The Nintendo Wii U and its innovative motion sensitive, touch-screen GamePad controller is packed with potential. For now, however, it's a waiting game to see if that potential is fully realized.
It's not your kid's Wii anymore. Though immensely popular with kids and families, the original Nintendo Wii caught lots of flak from serious gamers for its low-resolution graphics and low-octane gaming chops. That won't happen this time around as reviewers report that the Nintendo Wii U can throw up gaming graphics every bit as detailed as its competition from Microsoft and Sony, and do so in full 1080p resolution (finally). Some reviewers complain, however, that the Wii U does not outperform the existing and notably older consoles in that regard, though that goes hand-in-hand with comments that games at launch often don't take full advantage of the capabilities of the Wii U and the GamePad controller. Some also note some operational hiccups, such as slow load times and occasional glitches during game play. We also spotted some comments complaining that the user interface is unsophisticated, and very much like the one on the original Wii.
The GamePad is the Wii U's "big thing," and most -- but not all -- reviewers are generally impressed with its usefulness and utility. The most obvious feature is the 6.2-inch touch screen. One disappointment is that the screen is resistive rather than capacitive. What that means is that multi-touch gestures are pretty much out, and that you'll need a little more pressure that what's typically required with a tablet computer -- though not so much more that it's still not usable even by kids. Like Nintendo's portable gaming systems, a stylus is included.
The screen can duplicate what's shown on the TV, provide a different perspective on game play, or be used to provide additional information and menus, depending on the design of the game and the resourcefulness of the game developer. Some games can be transferred to the controller altogether and be played without the need for a connected TV.
The GamePad is motion sensitive like the original Wiimote, but is decidedly un-Wiimote-like in its array of typical game controller buttons, joysticks and the like. This could sound like a nightmare on paper to those used to Wii gaming rather than gaming on a PlayStation 3 or Xbox 360, but most reviews say that it all is remarkably intuitive and easy to master, though there might be a learning curve with some games. One oft-cited negative is that the battery life is very short for the GamePad. Others say that the build quality looks a little on the cheap side.
The success of the Wii U will largely hinge on how well and how quickly developers produce games that take full advantage of the console's and GamePad's hardware. For now, the line-up of games at launch is exceptionally thin, but that's to be expected. You'll find some decidedly un-kid-like titles such as ZombiU and Mass Effect 3, along with amped up versions of traditional Nintendo fare, such as Super Mario Bros. U. The Wii U is also backwards compatible with Nintendo Wii titles and with all existing Wii peripherals and controllers.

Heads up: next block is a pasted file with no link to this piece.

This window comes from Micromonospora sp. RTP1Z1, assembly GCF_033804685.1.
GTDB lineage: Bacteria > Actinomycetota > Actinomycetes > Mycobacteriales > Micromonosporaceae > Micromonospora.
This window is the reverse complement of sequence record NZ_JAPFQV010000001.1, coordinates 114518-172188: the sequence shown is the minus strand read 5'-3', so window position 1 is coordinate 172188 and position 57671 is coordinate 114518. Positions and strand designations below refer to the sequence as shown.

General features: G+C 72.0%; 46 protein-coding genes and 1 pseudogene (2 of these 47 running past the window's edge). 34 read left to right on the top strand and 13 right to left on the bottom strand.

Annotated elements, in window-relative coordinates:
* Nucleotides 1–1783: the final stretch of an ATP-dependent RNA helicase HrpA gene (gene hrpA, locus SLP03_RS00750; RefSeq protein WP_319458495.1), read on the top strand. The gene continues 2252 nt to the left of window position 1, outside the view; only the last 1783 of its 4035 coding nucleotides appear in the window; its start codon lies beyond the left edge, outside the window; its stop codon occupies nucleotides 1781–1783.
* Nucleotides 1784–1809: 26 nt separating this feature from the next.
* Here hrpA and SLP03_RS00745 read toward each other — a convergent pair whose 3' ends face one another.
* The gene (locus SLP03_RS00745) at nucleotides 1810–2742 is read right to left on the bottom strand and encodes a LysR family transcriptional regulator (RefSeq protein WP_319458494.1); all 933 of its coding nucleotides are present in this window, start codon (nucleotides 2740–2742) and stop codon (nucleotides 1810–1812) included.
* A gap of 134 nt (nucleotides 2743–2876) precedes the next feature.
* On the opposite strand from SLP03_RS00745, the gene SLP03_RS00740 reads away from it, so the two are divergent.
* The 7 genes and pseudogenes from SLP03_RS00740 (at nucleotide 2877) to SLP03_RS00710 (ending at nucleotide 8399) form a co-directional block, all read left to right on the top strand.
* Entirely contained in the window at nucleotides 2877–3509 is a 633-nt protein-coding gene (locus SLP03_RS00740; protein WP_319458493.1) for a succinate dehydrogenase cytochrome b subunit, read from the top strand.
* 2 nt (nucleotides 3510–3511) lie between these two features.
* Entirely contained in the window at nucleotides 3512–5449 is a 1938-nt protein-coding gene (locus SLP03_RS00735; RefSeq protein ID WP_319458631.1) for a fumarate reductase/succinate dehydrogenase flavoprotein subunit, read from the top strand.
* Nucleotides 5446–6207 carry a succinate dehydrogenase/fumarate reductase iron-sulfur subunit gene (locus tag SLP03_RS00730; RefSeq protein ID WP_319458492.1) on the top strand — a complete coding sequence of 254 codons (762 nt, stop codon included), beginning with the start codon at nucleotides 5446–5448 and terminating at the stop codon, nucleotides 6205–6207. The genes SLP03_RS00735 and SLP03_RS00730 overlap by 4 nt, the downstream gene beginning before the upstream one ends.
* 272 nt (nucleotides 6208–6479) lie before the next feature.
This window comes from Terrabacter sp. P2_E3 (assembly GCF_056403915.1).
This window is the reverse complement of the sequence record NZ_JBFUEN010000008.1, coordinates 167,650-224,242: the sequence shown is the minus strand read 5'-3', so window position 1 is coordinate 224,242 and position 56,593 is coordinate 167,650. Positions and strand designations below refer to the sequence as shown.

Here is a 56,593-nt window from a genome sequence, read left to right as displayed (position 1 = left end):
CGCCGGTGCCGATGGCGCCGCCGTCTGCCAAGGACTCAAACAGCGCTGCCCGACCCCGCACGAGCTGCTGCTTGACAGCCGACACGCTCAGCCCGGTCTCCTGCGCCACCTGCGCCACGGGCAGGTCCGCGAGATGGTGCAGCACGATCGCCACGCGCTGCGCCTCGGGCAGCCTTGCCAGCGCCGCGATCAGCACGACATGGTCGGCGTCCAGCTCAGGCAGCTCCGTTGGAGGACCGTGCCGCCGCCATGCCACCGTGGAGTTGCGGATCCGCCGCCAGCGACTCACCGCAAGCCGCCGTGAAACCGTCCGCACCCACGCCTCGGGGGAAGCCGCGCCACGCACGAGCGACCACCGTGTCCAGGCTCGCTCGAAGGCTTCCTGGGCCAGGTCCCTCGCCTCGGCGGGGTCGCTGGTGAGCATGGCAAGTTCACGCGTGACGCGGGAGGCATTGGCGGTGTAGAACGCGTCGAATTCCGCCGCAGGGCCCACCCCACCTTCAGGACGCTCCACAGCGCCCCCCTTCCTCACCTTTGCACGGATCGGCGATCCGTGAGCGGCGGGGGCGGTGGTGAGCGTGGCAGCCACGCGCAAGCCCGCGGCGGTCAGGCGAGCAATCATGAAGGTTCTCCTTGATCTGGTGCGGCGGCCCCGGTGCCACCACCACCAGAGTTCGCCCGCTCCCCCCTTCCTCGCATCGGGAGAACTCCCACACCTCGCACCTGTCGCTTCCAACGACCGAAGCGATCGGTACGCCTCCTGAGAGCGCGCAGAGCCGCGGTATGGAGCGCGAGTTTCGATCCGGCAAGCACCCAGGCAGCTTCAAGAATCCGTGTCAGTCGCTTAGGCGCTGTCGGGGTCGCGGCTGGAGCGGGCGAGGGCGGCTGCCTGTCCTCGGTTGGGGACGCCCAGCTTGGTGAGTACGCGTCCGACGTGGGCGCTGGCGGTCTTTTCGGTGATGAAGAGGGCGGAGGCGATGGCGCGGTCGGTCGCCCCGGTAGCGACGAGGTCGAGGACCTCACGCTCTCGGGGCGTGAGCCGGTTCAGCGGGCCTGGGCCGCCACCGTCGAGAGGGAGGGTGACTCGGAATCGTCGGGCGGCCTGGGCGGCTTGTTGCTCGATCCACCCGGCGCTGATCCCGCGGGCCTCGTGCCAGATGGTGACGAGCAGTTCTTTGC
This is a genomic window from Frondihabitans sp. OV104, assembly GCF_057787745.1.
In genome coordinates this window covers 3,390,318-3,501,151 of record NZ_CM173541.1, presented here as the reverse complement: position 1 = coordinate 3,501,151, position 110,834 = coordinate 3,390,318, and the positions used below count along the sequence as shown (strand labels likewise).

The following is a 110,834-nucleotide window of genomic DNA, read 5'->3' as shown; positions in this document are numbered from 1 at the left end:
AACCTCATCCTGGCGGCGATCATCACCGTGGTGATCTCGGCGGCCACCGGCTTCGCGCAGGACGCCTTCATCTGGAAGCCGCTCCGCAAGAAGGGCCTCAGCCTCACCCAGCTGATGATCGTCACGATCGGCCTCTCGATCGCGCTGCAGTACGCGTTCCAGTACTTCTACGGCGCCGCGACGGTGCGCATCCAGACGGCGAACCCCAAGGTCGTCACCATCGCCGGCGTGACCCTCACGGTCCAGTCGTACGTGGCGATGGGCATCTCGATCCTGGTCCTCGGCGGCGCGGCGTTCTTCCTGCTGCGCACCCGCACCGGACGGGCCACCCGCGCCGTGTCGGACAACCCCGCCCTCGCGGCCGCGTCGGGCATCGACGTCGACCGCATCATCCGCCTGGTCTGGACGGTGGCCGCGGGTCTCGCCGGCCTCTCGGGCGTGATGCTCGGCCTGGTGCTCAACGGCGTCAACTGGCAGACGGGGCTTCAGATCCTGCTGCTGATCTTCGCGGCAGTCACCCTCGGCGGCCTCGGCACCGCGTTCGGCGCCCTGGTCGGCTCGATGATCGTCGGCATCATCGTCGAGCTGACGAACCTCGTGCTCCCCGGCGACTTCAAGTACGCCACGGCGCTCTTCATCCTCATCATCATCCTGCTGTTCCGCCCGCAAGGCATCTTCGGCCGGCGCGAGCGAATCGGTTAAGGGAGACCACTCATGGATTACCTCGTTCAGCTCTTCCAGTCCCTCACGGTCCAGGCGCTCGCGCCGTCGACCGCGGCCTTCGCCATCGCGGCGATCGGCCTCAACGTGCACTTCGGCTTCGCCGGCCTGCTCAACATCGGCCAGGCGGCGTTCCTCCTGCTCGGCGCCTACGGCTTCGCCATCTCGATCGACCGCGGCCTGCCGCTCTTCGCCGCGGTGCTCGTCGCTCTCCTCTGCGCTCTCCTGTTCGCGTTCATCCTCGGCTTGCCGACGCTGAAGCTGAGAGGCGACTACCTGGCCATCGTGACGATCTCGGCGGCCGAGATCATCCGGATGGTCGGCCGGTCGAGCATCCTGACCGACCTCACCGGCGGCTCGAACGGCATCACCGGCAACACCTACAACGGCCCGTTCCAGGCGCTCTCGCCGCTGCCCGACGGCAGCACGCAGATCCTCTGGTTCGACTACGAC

Coming attractions. One of the big complaints regarding the Wii U was how many of its online and media features were missing at launch. That's led lots of early reviewers to give the console lower grades, or ones such as "incomplete." Some of the gaps were filled almost immediately via a day-one firmware upgrade, but others, such as access to streaming media providers, were delayed; while apps for Amazon Instant and Hulu Plus were pre-installed, the only streaming provider accessible at launch was Netflix.
The big thing missing at launch, however, was Nintendo's TVii feature. TVii creates a programming guide based on user preferences. It pulls content from live TV and streaming services, and turns the GamePad controller into an advanced TV remote. There's also compatibility with TiVo DVRs, as well as integration with social networks so you can share and comment on what you are watching via Nintendo's Miiverse as well as Twitter and Facebook.
Smaller, neater … cheaper. Though it is about the same size as the original Wii video game console, the Nintendo Wii U console is notably smaller than other current consoles. Connectivity is good, and includes both component and composite video, along with an HDMI port. There's also an SD card slot and four USB ports.
As noted above, some reviewers grouse that the shiny plastic Wii GamePad looks cheap, almost toy-like thanks to its shiny black plastic casing. The console itself is similarly housed, and likewise gives rise to some less-than complimentary comments. Reviewers also say that the both the GamePad and the console attract lots of fingerprints. A few build quality issues are also noted: For example, ArsTechnica.com finds that the face buttons on the controller are a little loose, leading to a rattling sound when the GamePad is shaken.